This is a guest post from Andy McIlwain
I grew up in central Ontario, just outside of Toronto. From my American friends, I’ve heard that it’s a lot like the Midwest – farms and fields and factories, blue collar jobs, honest work, a 50/50 mix of country western and classic rock blasting on the radio.
I was a creative kid. I loved to draw, making up my own characters and worlds and sketching out entire maps of towns and nations on whatever paper I could get my hands on. I also loved to read, spending tons of time at the public library, and even volunteering at my school’s library.
Libraries were my (closely supervised!) introduction to computers and the web. We didn’t get our first family computer until 1998 or 1999. It was a Compaq Presario from Future Shop with a 15” monitor and a beast of a printer. I remember us bringing that thing home and hooking it up to the Internet for the first time.
Having Internet access at home was a total game changer, and it wasn’t long before I started building simple websites. At first I was using something called MaxPages. It was a super-simple web hosting service that gave you a bunch of back-end options for customizing and publishing a website. You could add features like hit counters and guestbooks and animated GIFs. (In hindsight, it was a lot like using WordPress.com.)
I gradually worked my way up to other services that you might be more familiar with: Angelfire, Tripod, GeoCities, FortuneCity. I would build sites with a WYSIWYG editor like Netscape Composer or Microsoft FrontPage, then upload the files via those hosts’ file managers.
I started to learn about HTML and CSS not long after that, and shared hosting and FTP soon after. From there, I started to play with news scripts like Coranto and CuteNews; blogging platforms like GreyMatter and Textpattern; and CMSs like Mambo and PHP Nuke.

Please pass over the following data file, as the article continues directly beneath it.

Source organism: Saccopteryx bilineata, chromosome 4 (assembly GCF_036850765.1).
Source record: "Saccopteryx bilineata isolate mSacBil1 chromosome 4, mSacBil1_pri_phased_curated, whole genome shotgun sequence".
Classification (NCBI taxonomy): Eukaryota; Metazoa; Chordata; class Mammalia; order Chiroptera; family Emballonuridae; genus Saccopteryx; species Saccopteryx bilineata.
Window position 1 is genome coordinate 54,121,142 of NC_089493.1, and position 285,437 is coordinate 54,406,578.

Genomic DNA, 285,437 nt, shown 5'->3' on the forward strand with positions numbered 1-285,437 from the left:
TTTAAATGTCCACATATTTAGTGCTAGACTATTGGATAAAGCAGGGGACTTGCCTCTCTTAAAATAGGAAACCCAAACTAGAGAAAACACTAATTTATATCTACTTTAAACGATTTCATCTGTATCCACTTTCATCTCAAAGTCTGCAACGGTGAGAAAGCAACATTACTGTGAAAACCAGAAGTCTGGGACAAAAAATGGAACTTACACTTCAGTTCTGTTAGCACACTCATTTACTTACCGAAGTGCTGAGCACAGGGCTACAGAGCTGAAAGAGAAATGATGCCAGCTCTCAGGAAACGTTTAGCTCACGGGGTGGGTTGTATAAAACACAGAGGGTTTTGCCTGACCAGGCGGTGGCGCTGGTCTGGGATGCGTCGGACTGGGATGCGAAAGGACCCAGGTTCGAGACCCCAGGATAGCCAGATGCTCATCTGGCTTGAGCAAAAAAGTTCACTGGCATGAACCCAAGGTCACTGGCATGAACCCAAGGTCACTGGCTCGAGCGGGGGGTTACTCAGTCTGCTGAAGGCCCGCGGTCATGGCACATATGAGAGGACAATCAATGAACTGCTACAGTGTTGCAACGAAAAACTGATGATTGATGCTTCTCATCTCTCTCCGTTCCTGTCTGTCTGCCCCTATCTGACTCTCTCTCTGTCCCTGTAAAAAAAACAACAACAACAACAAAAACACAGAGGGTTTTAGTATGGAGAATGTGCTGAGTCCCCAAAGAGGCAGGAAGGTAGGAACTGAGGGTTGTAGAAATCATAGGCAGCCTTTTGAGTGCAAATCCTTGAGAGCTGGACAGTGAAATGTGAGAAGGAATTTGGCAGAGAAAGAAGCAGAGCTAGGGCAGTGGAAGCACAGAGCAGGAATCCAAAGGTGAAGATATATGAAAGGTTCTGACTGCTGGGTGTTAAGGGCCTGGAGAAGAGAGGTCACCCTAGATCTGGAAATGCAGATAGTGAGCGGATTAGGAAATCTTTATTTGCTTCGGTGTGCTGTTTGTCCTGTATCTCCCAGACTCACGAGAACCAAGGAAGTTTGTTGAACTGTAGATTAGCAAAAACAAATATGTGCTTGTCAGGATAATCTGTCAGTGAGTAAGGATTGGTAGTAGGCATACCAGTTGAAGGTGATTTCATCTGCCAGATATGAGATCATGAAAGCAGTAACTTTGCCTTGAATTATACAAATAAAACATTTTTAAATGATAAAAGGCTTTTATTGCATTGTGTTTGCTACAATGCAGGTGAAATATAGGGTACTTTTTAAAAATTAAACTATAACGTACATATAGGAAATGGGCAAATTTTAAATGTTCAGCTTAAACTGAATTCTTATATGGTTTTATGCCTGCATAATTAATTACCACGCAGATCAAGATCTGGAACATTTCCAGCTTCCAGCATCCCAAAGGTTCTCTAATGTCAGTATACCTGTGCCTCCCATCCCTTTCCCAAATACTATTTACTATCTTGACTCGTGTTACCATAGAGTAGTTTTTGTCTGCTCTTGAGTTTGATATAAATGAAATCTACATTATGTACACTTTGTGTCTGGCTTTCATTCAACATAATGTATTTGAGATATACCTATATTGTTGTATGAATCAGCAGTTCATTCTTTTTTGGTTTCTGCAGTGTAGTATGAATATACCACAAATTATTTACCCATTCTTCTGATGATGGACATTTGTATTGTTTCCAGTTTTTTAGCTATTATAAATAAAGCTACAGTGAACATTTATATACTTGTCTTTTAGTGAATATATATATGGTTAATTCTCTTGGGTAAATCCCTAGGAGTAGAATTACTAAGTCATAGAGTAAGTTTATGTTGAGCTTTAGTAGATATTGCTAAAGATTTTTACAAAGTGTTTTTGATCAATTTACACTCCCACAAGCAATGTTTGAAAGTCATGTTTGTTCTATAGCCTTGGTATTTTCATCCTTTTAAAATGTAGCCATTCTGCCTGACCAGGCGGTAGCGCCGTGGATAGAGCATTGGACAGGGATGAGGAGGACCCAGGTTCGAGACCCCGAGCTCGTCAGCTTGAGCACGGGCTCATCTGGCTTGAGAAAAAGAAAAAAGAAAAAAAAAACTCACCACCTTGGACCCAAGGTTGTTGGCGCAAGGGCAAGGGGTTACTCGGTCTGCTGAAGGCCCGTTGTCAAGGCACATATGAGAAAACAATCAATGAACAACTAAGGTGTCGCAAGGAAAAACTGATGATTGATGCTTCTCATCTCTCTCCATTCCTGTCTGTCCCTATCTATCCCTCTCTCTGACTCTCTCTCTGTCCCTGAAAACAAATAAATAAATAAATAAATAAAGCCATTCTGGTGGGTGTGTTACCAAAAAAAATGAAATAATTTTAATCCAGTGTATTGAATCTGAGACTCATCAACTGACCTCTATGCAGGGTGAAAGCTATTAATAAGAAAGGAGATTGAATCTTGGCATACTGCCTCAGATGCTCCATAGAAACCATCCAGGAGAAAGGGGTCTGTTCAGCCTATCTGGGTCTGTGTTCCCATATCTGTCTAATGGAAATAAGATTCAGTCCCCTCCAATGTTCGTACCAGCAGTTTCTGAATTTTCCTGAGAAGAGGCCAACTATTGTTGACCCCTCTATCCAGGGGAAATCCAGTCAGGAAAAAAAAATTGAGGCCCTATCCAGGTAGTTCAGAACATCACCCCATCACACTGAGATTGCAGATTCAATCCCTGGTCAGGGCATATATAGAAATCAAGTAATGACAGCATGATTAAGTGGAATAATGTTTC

Simultaneous to all this, I started volunteering my time to work on gaming forums and fansites.
(Lots of free time when you’re a kid, eh?)
Forums and Fansites
I found my ‘thing’ with forums and fansites. Being part of an online community helped me get through my parents’ separation, and working on fansites gave me a sense of pride and accomplishment when I saw how much traffic we were bringing in.
In hindsight, what we were doing back then was the equivalent of being a publisher today. We wrote in-depth guides and references, covered gossip & breaking news, and tended to a massive (and often volatile) community of gamers.
Despite that, I never saw what I was doing as more than just a hobby. So when I graduated from high school, I didn’t know what I was going to do with my life. There weren’t a lot of employment opportunities where I grew up, and I didn’t have the means or motivation to get into university.
I tried working retail full-time and I hated it. Meanwhile, I had been given an ultimatum at home to either start paying rent or move out and go to college.
I couldn’t stomach the idea of paying for the room I grew up in, so I sent out some college applications. I was accepted for most, and chose the Advertising program at St. Lawrence College in Kingston, Ontario.
My Introduction to WordPress
I had tried my hand at blogging a couple of times during high school and college, mostly because I had known some folks online who were already into it. GreyMatter was my blogging platform of choice for a long while, and by the time I had gotten into college, Textpattern was my go-to.
One of my instructors caught wind of my work with Textpattern and told me to try out WordPress. I’m paraphrasing here, but in essence, he said that WordPress was the future of blogging and all the best parts of GreyMatter and Textpattern had been adopted by WP.
I took him up on his recommendation and looked into WordPress. I saw that it had been forked from b2/Cafelog, a blogging platform that I hadn’t bothered to play with, but one that was used by some of my online friends. So I downloaded WordPress and took it for a spin.
I was hooked! The ‘WordPress way’ made sense to me. The theming was similar to GreyMatter. The template language was similar to Textpattern. Everything was well documented. The plugins were plentiful. The UI was intuitive.
I immediately became an advocate for WordPress and started recommending it to others.
Other instructors picked up on my growing interest in web development, which led to some small freelance gigs. But, as with the forums and fansites, I saw this as a hobby with some monetary upside – I still hadn’t come around to thinking of this as a ‘real job.’
Graduating Into the Recession